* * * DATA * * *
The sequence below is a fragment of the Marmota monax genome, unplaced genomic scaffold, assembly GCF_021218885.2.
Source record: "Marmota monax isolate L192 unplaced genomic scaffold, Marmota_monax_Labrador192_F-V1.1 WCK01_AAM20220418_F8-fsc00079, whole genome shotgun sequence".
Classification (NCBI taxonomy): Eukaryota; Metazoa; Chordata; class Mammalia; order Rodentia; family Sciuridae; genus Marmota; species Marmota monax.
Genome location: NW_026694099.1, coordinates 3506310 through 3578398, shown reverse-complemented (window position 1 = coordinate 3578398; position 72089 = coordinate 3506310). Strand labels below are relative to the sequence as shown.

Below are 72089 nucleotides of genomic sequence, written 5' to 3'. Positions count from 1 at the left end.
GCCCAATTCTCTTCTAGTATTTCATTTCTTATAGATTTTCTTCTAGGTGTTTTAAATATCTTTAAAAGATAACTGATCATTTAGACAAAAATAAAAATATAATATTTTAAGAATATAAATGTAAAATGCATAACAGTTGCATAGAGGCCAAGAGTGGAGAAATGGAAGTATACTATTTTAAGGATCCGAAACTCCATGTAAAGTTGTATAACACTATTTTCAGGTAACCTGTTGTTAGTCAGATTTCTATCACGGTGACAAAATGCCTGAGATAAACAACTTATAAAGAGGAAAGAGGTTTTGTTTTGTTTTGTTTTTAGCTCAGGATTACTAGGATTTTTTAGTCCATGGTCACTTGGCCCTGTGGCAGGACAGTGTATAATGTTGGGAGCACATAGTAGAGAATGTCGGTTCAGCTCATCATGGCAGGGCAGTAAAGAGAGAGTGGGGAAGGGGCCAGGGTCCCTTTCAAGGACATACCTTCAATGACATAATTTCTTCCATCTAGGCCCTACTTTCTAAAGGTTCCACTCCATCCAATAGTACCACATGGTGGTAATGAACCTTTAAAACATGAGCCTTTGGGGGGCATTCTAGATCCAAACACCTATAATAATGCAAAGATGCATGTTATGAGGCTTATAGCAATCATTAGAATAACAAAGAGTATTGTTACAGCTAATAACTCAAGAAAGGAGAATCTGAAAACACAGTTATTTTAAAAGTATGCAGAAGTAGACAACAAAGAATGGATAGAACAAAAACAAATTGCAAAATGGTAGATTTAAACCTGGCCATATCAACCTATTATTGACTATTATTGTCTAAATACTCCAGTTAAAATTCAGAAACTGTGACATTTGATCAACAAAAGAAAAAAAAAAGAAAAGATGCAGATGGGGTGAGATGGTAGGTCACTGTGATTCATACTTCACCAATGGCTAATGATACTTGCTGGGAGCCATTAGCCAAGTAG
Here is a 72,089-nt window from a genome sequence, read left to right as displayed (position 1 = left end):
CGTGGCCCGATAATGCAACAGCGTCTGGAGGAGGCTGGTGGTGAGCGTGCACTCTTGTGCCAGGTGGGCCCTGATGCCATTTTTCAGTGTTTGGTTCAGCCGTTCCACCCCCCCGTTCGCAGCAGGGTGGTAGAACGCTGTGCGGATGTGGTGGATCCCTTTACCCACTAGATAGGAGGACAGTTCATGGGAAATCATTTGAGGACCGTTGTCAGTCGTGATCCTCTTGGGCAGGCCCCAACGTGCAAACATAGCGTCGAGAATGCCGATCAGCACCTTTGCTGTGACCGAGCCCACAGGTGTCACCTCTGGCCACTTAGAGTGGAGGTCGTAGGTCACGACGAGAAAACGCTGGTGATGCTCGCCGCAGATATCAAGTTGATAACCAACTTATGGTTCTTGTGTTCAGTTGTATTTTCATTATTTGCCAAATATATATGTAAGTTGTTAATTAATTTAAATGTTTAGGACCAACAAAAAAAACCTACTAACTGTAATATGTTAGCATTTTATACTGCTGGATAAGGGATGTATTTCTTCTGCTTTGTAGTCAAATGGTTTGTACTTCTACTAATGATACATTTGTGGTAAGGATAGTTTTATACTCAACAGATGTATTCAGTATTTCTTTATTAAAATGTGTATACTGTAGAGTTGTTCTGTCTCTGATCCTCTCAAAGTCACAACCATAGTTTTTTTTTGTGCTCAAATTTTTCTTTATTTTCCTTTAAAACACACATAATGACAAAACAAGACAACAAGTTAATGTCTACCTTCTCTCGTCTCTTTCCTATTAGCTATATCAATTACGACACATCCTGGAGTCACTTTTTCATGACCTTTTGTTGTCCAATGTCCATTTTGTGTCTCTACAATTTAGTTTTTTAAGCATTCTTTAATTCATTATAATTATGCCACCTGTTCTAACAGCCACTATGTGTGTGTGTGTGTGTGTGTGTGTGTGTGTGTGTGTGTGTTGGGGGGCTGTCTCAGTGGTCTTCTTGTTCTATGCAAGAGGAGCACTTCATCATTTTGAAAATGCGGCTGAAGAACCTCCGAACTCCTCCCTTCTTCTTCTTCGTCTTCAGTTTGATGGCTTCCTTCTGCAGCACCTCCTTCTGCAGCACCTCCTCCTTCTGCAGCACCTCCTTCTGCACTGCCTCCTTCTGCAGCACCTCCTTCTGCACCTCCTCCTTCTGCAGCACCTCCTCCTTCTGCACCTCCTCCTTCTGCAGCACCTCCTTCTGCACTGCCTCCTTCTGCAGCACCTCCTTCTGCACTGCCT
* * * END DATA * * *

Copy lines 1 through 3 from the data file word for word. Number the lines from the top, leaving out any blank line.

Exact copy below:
The sequence below is a fragment of the Marmota monax genome, unplaced genomic scaffold, assembly GCF_021218885.2.
Source record: "Marmota monax isolate L192 unplaced genomic scaffold, Marmota_monax_Labrador192_F-V1.1 WCK01_AAM20220418_F8-fsc00079, whole genome shotgun sequence".
Classification (NCBI taxonomy): Eukaryota; Metazoa; Chordata; class Mammalia; order Rodentia; family Sciuridae; genus Marmota; species Marmota monax.